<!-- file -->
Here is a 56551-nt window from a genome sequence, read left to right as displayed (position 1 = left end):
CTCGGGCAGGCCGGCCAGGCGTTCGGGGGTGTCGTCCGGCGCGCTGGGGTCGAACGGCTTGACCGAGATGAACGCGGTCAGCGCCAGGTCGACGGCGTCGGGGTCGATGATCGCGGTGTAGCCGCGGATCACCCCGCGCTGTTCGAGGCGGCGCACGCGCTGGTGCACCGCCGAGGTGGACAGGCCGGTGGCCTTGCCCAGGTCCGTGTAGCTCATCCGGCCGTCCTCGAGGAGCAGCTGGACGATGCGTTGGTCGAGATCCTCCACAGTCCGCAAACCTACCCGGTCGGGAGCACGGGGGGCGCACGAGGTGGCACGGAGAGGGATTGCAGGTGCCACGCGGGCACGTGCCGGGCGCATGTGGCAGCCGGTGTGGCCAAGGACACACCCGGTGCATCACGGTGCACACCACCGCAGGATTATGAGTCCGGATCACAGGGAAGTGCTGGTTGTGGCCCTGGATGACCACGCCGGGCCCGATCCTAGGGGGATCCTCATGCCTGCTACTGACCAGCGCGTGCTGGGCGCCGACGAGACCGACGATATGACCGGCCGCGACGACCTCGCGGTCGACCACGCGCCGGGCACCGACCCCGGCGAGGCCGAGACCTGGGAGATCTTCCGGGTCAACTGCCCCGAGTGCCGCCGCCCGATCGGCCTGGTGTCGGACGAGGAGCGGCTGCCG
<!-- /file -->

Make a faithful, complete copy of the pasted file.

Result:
Here is a 56551-nt window from a genome sequence, read left to right as displayed (position 1 = left end):
CTCGGGCAGGCCGGCCAGGCGTTCGGGGGTGTCGTCCGGCGCGCTGGGGTCGAACGGCTTGACCGAGATGAACGCGGTCAGCGCCAGGTCGACGGCGTCGGGGTCGATGATCGCGGTGTAGCCGCGGATCACCCCGCGCTGTTCGAGGCGGCGCACGCGCTGGTGCACCGCCGAGGTGGACAGGCCGGTGGCCTTGCCCAGGTCCGTGTAGCTCATCCGGCCGTCCTCGAGGAGCAGCTGGACGATGCGTTGGTCGAGATCCTCCACAGTCCGCAAACCTACCCGGTCGGGAGCACGGGGGGCGCACGAGGTGGCACGGAGAGGGATTGCAGGTGCCACGCGGGCACGTGCCGGGCGCATGTGGCAGCCGGTGTGGCCAAGGACACACCCGGTGCATCACGGTGCACACCACCGCAGGATTATGAGTCCGGATCACAGGGAAGTGCTGGTTGTGGCCCTGGATGACCACGCCGGGCCCGATCCTAGGGGGATCCTCATGCCTGCTACTGACCAGCGCGTGCTGGGCGCCGACGAGACCGACGATATGACCGGCCGCGACGACCTCGCGGTCGACCACGCGCCGGGCACCGACCCCGGCGAGGCCGAGACCTGGGAGATCTTCCGGGTCAACTGCCCCGAGTGCCGCCGCCCGATCGGCCTGGTGTCGGACGAGGAGCGGCTGCCG